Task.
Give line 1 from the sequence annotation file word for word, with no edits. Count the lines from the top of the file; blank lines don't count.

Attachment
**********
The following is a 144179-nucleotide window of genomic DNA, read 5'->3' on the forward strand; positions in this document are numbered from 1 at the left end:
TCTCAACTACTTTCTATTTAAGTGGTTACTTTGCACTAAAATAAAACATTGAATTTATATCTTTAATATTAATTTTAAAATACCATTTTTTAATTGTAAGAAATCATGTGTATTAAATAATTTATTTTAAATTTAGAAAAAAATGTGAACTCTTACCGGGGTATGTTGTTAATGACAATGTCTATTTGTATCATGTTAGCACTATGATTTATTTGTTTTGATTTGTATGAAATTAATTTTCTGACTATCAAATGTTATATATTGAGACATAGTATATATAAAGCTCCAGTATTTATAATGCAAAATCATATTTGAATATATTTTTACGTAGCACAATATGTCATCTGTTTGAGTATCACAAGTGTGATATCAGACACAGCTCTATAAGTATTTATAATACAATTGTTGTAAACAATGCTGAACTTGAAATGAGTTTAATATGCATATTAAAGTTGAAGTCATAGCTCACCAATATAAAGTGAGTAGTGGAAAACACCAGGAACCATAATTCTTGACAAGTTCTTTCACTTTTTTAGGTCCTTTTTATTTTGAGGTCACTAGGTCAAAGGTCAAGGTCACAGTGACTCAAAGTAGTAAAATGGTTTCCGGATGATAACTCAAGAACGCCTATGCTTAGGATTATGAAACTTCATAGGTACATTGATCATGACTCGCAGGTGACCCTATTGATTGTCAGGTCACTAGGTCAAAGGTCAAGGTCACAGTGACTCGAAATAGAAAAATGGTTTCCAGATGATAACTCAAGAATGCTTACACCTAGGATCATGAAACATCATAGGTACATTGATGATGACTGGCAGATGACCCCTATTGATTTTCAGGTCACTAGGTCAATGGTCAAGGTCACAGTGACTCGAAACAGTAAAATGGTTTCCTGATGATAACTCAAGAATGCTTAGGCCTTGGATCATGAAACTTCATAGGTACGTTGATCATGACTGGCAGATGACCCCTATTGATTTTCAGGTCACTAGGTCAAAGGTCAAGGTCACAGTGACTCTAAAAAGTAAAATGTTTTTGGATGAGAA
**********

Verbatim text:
The following is a 144179-nucleotide window of genomic DNA, read 5'->3' on the forward strand; positions in this document are numbered from 1 at the left end: